What really happened to Dr. David Livingstone? The New York Times bestselling coauthor of Survivor: The Ultimate Game investigates in this thrilling account.
With the utterance of a single line—“Doctor Livingstone, I presume?”—a remote meeting in the heart of Africa was transformed into one of the most famous encounters in exploration history. But the true story behind Dr. David Livingstone and journalist Henry Morton Stanley is one that has escaped telling. Into Africa is an extraordinarily researched account of a thrilling adventure—defined by alarming foolishness, intense courage, and raw human achievement.
In the mid-1860s, exploration had reached a plateau. The seas and continents had been mapped, the globe circumnavigated. Yet one vexing puzzle remained unsolved: what was the source of the mighty Nile river? Aiming to settle the mystery once and for all, Great Britain called upon its legendary explorer, Dr. David Livingstone, who had spent years in Africa as a missionary. In March 1866, Livingstone steered a massive expedition into the heart of Africa. In his path lay nearly impenetrable, uncharted terrain, hostile cannibals, and deadly predators. Within weeks, the explorer had vanished without a trace. Years passed with no word.
While debate raged in England over whether Livingstone could be found—or rescued—from a place as daunting as Africa, James Gordon Bennett, Jr., the brash American newspaper tycoon, hatched a plan to capitalize on the world’s fascination with the missing legend. He would send a young journalist, Henry Morton Stanley, into Africa to search for Livingstone. A drifter with great ambition, but little success to show for it, Stanley undertook his assignment with gusto, filing reports that would one day captivate readers and dominate the front page of the New York Herald.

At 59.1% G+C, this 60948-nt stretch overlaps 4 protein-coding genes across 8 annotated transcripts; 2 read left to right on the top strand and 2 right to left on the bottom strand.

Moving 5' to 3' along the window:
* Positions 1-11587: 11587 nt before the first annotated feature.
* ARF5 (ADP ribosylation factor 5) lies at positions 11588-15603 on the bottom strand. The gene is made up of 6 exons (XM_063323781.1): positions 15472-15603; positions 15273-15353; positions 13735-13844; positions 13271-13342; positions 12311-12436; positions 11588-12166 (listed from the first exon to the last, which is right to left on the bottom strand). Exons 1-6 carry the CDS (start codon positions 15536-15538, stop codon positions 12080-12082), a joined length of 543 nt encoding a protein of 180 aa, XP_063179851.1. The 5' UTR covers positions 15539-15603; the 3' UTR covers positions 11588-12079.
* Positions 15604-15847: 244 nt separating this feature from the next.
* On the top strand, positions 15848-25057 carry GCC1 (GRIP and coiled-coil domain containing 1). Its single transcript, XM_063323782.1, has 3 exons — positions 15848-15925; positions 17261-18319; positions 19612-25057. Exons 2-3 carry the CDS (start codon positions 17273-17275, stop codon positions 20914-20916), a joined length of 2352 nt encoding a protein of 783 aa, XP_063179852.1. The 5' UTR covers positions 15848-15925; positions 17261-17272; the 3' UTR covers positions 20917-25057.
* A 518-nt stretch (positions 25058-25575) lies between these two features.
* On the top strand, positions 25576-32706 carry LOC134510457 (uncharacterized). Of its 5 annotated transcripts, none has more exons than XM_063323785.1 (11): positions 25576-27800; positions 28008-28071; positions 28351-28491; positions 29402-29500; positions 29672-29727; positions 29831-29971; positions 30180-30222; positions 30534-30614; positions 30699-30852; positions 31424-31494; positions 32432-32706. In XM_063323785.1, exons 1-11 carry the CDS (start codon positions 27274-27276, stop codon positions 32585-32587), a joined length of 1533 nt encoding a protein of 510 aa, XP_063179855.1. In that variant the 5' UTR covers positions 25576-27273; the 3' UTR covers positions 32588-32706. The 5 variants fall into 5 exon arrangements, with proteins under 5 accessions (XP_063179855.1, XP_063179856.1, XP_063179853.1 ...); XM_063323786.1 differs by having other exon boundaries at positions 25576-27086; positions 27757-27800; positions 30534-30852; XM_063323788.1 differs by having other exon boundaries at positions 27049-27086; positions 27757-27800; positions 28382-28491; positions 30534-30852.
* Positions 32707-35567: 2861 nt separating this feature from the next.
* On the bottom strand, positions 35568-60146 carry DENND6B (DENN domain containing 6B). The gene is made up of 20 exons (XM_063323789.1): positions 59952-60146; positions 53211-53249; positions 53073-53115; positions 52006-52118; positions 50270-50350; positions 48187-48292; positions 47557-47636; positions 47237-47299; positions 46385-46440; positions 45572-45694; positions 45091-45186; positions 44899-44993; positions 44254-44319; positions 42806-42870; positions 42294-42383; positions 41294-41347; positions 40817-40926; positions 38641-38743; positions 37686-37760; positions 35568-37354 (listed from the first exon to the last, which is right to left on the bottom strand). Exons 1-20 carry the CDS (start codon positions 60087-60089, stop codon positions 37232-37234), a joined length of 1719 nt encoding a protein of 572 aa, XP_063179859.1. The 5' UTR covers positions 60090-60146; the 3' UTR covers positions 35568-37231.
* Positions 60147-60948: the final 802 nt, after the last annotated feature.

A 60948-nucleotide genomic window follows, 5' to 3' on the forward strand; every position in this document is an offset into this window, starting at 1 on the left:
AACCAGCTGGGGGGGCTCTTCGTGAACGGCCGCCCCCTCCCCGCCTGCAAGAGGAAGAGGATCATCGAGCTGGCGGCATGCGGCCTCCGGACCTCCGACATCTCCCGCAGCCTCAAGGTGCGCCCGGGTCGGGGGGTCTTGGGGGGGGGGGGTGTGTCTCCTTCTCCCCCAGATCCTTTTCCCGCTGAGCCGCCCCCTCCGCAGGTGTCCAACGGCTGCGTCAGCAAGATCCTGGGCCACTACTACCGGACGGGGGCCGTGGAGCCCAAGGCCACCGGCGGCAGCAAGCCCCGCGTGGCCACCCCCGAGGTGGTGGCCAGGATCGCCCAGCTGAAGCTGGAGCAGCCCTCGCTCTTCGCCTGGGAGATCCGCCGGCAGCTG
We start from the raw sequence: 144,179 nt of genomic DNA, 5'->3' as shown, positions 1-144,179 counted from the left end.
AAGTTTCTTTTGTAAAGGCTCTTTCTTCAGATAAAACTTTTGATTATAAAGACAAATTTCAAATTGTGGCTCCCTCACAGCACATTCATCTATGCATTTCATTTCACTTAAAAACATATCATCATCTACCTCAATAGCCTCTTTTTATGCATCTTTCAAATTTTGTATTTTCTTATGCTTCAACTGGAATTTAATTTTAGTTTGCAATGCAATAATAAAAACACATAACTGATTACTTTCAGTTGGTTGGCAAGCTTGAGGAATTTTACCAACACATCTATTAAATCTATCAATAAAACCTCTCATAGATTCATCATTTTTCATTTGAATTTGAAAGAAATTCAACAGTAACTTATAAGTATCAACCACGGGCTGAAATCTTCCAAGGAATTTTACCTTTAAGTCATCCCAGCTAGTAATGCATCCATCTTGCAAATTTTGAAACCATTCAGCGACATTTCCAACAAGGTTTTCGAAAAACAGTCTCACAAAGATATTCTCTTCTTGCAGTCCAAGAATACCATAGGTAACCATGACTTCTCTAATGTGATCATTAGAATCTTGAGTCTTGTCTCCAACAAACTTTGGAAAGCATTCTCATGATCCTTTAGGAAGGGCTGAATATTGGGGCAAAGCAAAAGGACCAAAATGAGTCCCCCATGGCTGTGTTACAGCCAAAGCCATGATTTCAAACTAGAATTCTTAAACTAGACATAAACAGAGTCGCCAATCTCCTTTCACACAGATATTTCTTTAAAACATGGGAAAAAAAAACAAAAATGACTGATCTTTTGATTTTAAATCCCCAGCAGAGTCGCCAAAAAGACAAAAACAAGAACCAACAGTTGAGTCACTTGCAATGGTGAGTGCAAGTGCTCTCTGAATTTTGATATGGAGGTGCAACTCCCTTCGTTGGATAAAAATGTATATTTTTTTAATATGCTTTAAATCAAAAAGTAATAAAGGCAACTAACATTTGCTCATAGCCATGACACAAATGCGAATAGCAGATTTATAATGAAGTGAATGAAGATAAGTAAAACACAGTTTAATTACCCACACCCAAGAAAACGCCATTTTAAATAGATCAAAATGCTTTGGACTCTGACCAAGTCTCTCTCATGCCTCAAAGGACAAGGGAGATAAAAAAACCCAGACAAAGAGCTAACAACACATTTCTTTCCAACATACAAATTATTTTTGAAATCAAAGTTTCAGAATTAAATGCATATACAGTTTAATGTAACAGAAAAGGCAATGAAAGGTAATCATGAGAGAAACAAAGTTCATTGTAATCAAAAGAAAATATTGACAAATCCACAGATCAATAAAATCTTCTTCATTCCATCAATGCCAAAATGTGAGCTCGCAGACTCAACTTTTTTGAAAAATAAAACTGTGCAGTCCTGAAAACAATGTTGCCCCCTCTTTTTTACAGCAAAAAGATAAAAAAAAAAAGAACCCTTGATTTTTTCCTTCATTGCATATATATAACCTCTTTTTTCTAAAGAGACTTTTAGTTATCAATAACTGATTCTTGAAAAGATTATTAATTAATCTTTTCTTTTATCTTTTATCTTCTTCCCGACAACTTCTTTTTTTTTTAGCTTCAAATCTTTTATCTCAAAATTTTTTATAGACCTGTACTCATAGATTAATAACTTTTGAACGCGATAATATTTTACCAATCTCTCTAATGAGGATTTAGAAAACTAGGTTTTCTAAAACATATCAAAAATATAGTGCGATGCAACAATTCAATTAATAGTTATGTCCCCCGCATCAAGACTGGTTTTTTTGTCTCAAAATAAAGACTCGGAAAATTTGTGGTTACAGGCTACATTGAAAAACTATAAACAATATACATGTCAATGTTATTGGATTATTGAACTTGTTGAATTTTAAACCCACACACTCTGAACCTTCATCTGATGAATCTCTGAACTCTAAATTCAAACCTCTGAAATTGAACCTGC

Tracing the amazing journeys of Livingstone and Stanley in alternating chapters, author Martin Dugard captures with breathtaking immediacy the perils and challenges these men faced. Woven into the narrative, Dugard tells an equally compelling story of the remarkable transformation that occurred over the course of nine years, as Stanley rose in power and prominence and Livingstone found himself alone and in mortal danger. The first book to draw on modern research and to explore the combination of adventure, politics, and larger-than-life personalities involved, Into Africa is a riveting read.
It is rare when a historical narrative keeps readers up late into the night, especially when the story is as well known as Henry Morgan Stanley's search for the missionary and explorer David Livingstone. But author and adventurer Dugard, who's written a biography of Capt. James Cook among other works, makes a suspenseful tale out of journalist Stanley's successful trek through the African interior to find and rescue a stranded Livingstone. Dugan has read extensively in unpublished diaries, newspapers of the time and the archives of Britain's Royal Geographical Society; he also visited the African locations central to the story. Together these sources enable him to re-create with immediacy the astounding hardships, both natural and manmade, that Africa put in the path of the two central characters. Dugard also presents thoughtful insights into the psychology of both Stanley and Livingstone, whose respective responses to Africa could not have differed more. Stanley was bent on beating Africa with sheer force of will, matching it brutality for brutality, while Livingstone, possessed of spirituality and a preternatural absence of any fear of death, responded to the continent's harshness with patience and humility. Descriptions of the African landscape are vivid, as are the descriptions of malaria, dysentery, sleeping sickness, insect infestations, monsoons and tribal wars, all of which Stanley and Livingstone faced. More disturbing, however is Dugard's depiction of the prosperous Arab slave trade, which creates a sense of menace that often reaches Conradian intensity. This is a well-researched, always engrossing book.
Very interesting account of the conflict between Europeans and indigenous people of Africa.
The perfect kind of book
Everything I love about a good history is in this book--except for one. As an account of Stanley's quest to find Livingstone, it is well written, thoroughly researched, and explains context completely. My only (very minor) quibble is that I wish the author had included more maps, especially topographical ones. But that's minor; otherwise, I want to tell everyone I know, "Read this right now!"
Very well written. Much can be learned by reading this book. A great adventure.